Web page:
A statistical look at Cammy Bell’s playoff struggles

Cammy Bell

written by – Rangers Report

This is the second part of a brief series looking back at Rangers failures last year through the lens of advanced statistics.  My goal for the upcoming season is to make Rangers Report a valued source for fans to gain access to a variety of statistical information on Rangers & on the rest of the Scottish Championship.  This is my initial foray in writing using analytics so your patience is requested.  Also, this is my first go-around with creating charts & graphs – so they’re going to be sloppy/experimental. 


As you can see, in the series of six play-off matches, there was not a significant difference between Rangers & their three foes when it pertains to  shots or shots on target.  In fact, Rangers even though Rangers managed less shots- they were able to get more on target.   Rangers got 52% of their shots on target, while their opponents only manage  to truly threaten the goalkeeper 44% of the time.

Another number that sticks out is the goal differential.  Of course, those numbers were skewed by the six goals scored by Motherwell in the final two matches.

When you transfer those numbers to shooting percentages you see a serious chasm develop.  Rangers shooting percentage as a team was .214, while their opponents enjoyed a .346 shooting percentage (only shots on target are included).

How much of the enhanced shooting percentage of the opponents is on Cammy Bell?

Obviously whenever you begin to discuss goalkeeping statistics it is important to note that preventing goals from being scored is truly a team effort.  If the players in front of the goalie struggle at marking their opponents it heightens the risk of goals scoring chances.  Rangers defensive efforts were pretty amateurish at times & that needs to be considered when evaluating the play of the goalie.

Of course, the lasting memory of the Rangers goalkeeper’s performance will be….

That was one unfortunate moment – every goalkeeper has them at some point – Bell just picked the absolute worst moment to have his.  This was one shot on target out of 26.  How did his performance stack up over the entirety of the play-offs?

26 9 17 0.654

In the six matches, Rangers faced 26 shots on target -nine balls got past him & 17 were saved.  That equates to a  .609 save percentage.

That’s not good.  In comparison, opposing goalies had a .769 save percentage.

To enhance how we examine save percentage, it is important to consider how difficult the shots faced were.

This is my first attempt at developing a system to do this so I have simplified shots into three categories:  low danger shots, medium danger shots & high danger shots.  These three zones are based on where the shot originates.  Like many of the advanced stats that I will be using, the idea is based on a similar system for evaluating shots on goal in hockey.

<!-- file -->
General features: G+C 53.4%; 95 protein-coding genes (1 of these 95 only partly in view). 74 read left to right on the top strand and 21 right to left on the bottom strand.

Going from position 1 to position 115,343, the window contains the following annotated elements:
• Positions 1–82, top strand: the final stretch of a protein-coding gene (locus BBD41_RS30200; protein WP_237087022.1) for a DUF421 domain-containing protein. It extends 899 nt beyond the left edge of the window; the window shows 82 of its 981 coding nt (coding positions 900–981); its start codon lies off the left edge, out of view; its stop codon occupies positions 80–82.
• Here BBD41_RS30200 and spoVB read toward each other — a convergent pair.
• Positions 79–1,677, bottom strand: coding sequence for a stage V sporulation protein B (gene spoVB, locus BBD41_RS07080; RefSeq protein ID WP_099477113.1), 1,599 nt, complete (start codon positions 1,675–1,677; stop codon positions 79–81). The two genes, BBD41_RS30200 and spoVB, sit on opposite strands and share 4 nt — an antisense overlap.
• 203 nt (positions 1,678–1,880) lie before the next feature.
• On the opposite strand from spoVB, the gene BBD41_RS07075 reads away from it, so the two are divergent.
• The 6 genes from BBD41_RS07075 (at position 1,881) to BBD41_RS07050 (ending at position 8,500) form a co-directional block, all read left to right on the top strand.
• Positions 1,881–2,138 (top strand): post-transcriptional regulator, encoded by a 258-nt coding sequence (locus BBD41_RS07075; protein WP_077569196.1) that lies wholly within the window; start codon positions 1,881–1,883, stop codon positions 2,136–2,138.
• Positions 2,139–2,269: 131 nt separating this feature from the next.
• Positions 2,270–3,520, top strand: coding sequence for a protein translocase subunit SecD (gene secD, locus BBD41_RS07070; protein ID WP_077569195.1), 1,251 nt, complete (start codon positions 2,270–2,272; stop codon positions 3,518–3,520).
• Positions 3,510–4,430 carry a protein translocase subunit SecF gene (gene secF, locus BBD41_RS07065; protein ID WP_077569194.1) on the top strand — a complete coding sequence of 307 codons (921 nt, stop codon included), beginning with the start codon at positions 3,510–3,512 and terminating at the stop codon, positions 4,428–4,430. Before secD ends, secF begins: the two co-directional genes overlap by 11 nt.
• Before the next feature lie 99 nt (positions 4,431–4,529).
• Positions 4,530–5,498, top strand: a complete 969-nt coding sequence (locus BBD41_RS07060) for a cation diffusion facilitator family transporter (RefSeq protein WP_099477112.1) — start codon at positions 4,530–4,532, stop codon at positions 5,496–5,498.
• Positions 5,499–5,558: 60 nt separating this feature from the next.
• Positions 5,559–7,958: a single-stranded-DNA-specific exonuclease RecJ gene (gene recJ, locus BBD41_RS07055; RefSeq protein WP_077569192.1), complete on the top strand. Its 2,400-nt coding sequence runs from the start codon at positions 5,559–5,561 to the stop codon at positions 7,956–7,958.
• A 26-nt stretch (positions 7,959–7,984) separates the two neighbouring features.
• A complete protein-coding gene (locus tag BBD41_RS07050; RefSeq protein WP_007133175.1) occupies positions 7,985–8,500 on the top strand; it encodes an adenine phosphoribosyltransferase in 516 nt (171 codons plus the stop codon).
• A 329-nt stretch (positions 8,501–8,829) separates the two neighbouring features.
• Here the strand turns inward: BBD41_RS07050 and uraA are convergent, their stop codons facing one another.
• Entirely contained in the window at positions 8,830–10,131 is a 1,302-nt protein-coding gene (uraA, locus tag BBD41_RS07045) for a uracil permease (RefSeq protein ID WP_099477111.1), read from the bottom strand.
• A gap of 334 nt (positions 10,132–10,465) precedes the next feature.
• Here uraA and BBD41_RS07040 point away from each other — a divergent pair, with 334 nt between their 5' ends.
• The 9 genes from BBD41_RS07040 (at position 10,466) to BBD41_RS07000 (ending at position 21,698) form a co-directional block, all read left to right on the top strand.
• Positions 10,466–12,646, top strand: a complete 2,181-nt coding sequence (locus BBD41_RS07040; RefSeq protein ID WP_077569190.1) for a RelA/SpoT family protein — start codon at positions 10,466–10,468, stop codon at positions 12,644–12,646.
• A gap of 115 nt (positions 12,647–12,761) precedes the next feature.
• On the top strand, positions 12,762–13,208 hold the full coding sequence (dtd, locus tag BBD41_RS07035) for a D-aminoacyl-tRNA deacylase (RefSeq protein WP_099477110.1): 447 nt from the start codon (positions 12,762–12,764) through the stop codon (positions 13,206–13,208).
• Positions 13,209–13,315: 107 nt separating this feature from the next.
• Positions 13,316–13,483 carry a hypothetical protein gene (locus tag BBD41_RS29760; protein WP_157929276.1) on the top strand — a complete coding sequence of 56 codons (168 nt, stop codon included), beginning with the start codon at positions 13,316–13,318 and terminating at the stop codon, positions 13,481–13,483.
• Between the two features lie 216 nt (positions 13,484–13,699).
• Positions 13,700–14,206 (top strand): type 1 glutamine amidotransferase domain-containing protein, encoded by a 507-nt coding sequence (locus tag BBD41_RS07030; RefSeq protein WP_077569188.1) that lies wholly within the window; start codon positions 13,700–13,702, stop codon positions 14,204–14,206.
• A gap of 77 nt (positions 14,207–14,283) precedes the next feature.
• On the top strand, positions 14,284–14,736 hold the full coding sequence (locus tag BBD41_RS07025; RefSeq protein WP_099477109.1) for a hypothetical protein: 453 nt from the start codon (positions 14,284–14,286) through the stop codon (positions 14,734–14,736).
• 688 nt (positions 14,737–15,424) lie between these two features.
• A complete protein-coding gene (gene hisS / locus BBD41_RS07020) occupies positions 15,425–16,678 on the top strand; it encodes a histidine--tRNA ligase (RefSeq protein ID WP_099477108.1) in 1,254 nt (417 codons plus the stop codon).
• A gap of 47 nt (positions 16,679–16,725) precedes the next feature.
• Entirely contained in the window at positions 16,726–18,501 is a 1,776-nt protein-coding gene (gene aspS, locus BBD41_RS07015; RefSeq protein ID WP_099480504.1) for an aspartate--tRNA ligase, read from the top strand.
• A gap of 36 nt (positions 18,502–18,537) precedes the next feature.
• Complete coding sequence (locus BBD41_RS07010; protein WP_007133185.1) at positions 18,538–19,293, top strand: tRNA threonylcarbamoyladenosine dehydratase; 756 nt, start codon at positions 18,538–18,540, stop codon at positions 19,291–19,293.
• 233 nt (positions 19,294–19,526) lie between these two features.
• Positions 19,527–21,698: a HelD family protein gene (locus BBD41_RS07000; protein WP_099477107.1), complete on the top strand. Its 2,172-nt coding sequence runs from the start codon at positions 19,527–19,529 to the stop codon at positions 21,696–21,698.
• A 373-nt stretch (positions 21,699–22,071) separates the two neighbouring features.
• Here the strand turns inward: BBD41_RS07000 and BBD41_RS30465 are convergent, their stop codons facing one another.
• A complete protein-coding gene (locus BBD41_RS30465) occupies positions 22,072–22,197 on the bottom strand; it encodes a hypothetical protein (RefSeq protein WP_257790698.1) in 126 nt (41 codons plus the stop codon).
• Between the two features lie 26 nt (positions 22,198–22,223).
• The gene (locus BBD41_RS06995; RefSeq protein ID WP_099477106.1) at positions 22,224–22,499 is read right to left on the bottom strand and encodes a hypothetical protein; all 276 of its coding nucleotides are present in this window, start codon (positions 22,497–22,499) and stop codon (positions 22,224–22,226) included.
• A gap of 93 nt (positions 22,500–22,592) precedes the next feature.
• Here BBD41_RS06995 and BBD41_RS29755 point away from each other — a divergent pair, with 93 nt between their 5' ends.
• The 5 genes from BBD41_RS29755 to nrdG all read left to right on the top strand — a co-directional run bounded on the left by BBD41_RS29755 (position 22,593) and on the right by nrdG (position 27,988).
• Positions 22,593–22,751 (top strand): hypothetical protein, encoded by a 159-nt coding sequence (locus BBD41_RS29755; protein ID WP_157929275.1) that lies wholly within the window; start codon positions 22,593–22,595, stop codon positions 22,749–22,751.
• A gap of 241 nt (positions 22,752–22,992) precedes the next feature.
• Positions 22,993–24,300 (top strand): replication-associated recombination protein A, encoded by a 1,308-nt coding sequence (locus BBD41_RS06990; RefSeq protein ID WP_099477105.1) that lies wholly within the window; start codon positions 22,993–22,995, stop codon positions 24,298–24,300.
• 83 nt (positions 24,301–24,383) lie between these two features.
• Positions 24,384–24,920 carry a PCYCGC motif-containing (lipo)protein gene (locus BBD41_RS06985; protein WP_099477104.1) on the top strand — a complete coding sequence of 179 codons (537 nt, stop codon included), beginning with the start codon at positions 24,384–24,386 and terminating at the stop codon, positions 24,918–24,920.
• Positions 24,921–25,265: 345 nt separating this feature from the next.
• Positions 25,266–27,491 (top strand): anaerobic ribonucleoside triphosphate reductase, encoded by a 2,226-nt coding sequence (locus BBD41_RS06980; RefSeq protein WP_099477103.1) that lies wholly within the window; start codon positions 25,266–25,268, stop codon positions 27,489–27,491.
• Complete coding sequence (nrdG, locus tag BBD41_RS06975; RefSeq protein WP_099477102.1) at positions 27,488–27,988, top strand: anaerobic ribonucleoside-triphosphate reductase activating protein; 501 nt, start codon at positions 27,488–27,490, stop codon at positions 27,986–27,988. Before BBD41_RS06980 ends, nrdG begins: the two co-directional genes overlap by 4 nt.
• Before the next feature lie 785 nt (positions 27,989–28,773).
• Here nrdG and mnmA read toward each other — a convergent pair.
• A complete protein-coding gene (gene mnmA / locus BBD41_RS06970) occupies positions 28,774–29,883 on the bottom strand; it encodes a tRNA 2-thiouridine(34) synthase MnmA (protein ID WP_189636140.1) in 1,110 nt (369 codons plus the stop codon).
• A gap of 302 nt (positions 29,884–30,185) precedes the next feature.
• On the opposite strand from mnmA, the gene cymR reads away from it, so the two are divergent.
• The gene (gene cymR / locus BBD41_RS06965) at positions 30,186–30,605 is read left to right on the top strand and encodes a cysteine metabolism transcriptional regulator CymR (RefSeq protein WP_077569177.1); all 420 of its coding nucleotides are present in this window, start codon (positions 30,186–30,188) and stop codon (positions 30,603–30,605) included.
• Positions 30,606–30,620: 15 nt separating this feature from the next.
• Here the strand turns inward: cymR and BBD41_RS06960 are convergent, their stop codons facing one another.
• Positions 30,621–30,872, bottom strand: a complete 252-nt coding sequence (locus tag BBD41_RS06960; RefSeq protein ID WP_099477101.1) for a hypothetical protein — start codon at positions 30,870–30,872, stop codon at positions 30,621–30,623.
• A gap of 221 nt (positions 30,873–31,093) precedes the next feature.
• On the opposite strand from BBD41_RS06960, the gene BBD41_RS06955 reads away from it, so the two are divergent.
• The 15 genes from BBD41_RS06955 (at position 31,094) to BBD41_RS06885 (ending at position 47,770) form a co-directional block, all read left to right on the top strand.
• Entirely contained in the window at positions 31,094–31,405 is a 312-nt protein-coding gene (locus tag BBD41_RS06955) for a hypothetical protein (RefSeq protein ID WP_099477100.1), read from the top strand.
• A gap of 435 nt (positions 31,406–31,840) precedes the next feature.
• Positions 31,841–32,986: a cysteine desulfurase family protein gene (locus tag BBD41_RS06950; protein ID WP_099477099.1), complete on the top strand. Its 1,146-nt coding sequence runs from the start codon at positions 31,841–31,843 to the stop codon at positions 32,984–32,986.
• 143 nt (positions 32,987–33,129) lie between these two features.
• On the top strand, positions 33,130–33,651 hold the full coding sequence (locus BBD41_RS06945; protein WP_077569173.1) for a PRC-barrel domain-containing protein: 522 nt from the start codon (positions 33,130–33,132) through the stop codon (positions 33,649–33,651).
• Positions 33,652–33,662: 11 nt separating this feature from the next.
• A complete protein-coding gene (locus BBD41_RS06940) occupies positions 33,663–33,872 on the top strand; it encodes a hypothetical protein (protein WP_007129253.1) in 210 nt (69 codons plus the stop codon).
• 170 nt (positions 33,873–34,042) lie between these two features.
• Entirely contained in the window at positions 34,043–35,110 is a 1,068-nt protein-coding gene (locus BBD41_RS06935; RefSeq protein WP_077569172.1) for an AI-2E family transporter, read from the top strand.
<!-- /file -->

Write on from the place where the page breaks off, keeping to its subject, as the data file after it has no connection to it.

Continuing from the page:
High danger shots:  any shot that originates from a central location in the penalty box – from the goal mouth out to the edge of the penalty box.  The rationale is that the shooter is either close to the goal or even if he is further out has more of the net to shoot at & can beat the goalie to either site.  Also if the shooter is further out it is more likely to have the ball deflected making the save more difficult.    Most of your goals will likely come from this area.

Medium danger shots:  shots originated from inside the penalty box but coming from either side of that central area.  The shot is coming at an angle which means the shooter has less of the goal to shoot at.

Low danger shots:  shots that are launched from outside of the penalty box.

Of course, this is not a perfect system as some shots are much easier to save then others, regardless of where they comes from.  But regardless, over the course of a season trends will certainly develop.

Here is the data for Rangers play-off matches:


Cammy Bell 10 9 0.900 4 2 0.500 12 6 0.500
Opposing GKs 10 9 0.900 6 5 0.833 12 8 0.667

It is important to note that low danger save percentage should largely be ignored.  Matt Canewho writes for the hockey analytics blog  Puck Plus Plustold me that “low danger save percentage is more or less meaningless.  There’s a lot of randomness in whether a low danger shot goes in, so it’s tough to say if he’s good at making the easy saves, or if he’s just been fortunate.”  Also, compare the two low danger shots that were scored in these six matches.  One was an absolute flub made by Cammy Bell, while the other was a spectacular free kick from Steven Smith.  Goals from this zone are usually either utter mishaps or sensational shots.

The real evaluation begins when it pertains to the medium danger shots & the high danger shots.  More often then not, medium danger shots really should be saved.  A goalkeeper usually can cut down the angle with quality positioning.  Of course, goalies can’t always get into correct position – especially if the attack can cut the ball across the middle to an outside area.  So, like I said earlier – this is not a perfect science.